[00:45:22] Paul Roetzer: I've noticed in recent weeks, I don't know when that update got pushed out. Hmm. But they're making some major improve. I think there's major acquisitions on the horizon. Big tech's going to move fast. Google put 300 million into Anthro Anthro last week, I think. Mm-hmm. , which is basically, going to compete with OpenAI in ways.
[00:45:40] Paul Roetzer: I think we're going to kind of roll that capability in, become the cloud provider like Microsoft did with OpenAI. It's going to move so fast. I, we've been talking about the Google Learnings call last week. I think we said watch for February 2nd. Yep. But yeah, if you look at, if you follow the transcripts and you look at the mentions of AI in the last week of these transcripts, it's just like off the charts, you know, versus the norm.
[00:46:05] Paul Roetzer: So, yeah. Welcome to the future. This is . They're all going to be, be this, it's all analysts are going to want to know about in the, you know, months ahead, quarters. And like we started our book out. You know, that's why we told the story of Microsoft, Google, and Amazon to start Apple. You know, we mentioned as a secondary player from a marketing perspective, but certainly not from a business perspective.
[00:46:26] Paul Roetzer: You have to follow what is happening at the big tech companies. Mm-hmm. to understand what is really going on and where this is all going. You, you can monitor all these startup gen, you know, generative AI companies and that's great. We do it too. But the story is going to come from the big tech companies.
[00:46:44] Paul Roetzer: And it's, I think it's going to happen way faster than maybe we expect. Yeah.
[00:46:49] Mike Kaput: And another, related topic here is that in terms of how fast things are moving is that, feels like we've gone, Microsoft has just gone from zero to a hundred these days with ai, especially with their OpenAI partnership. And they actually have announced the day it's been formally leaked.
[00:47:06] Mike Kaput: At least I think that, yeah. They plan to update Bing with a faster version of ChatGPT in the coming weeks. So they are, this is known as potentially G P T four that will be suddenly baked into Bing, which, you know, I don't think a lot of people have historically thought of as a leading search engine, but really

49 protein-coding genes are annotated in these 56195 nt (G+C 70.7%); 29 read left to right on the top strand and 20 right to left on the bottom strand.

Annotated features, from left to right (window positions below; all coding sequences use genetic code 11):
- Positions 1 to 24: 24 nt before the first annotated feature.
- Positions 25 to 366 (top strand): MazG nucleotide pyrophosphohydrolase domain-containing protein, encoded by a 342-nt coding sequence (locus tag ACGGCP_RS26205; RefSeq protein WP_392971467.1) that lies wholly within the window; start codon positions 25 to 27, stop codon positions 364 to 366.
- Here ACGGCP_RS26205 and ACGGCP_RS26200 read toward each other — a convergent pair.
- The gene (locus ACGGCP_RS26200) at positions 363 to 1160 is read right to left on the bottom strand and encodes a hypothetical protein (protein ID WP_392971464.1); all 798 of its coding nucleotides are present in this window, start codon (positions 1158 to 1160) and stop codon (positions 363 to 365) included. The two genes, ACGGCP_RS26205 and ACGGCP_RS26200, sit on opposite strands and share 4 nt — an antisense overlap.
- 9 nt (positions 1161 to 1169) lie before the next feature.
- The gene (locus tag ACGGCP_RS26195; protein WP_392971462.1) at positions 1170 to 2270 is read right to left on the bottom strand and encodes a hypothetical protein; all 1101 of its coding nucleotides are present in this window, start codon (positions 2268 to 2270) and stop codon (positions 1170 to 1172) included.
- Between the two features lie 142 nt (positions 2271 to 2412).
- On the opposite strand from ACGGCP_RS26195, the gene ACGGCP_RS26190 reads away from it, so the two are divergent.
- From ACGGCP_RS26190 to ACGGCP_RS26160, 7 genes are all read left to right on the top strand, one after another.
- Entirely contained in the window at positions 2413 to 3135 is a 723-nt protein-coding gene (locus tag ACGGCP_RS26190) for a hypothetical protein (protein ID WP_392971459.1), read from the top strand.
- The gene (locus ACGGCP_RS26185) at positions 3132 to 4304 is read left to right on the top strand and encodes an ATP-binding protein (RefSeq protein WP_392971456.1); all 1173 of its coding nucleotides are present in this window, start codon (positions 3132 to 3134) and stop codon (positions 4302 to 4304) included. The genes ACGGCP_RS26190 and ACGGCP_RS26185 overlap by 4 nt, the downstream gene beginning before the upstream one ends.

[00:47:25] Paul Roetzer: incorporated.
[00:47:26] Paul Roetzer: I've never searched on Bing. Have you ever used Bing once?
[00:47:28] Mike Kaput: I have now because I was curious if they were, if they were incorporating anything Honestly. I have to say my first time using it was last
[00:47:36] Paul Roetzer: week. , I, I will, I will try it. And that, that same article or a different article. I also mentioned that a ChatGPT app is in the works, like a mobile app for ChatGPT and yes, the mythical G p T four that we've all heard about and seen the meme of the big, you know, parameters versus the small parameters.
[00:47:54] Paul Roetzer: It, it does seem like possibly our first interaction with G P T four could come through Microsoft product. No official word on from OpenAI on that one, but there was also a Forbes interview with Sam Altman that I, I know we shared over the weekend. Mm-hmm. . And then there was a New York Times article on the inside story of the launch of ChatGPT, which I think we get into in a moment as well.
[00:48:16] Paul Roetzer: But it, there, there's so much. Going on. The other one not to sleep on is Microsoft Teams, you know? Yep. The, we don't use it. We use, zoom and, we tried Google for a little while, but, you know, I think that someone asked me about what I thought the impact of ai, like G P T 3.5 for whatever it's going to be, chat G B T into Microsoft Teams would do.
[00:48:40] Paul Roetzer: Mm-hmm. . And my response was, I think you have to assume Google and Zoom do the same thing within six months. So they're going to feel arch. Like you're going to get so used to the ai as long as you get over the privacy concerns. Like, I still don't like when people jump into meetings and automatically start recording it.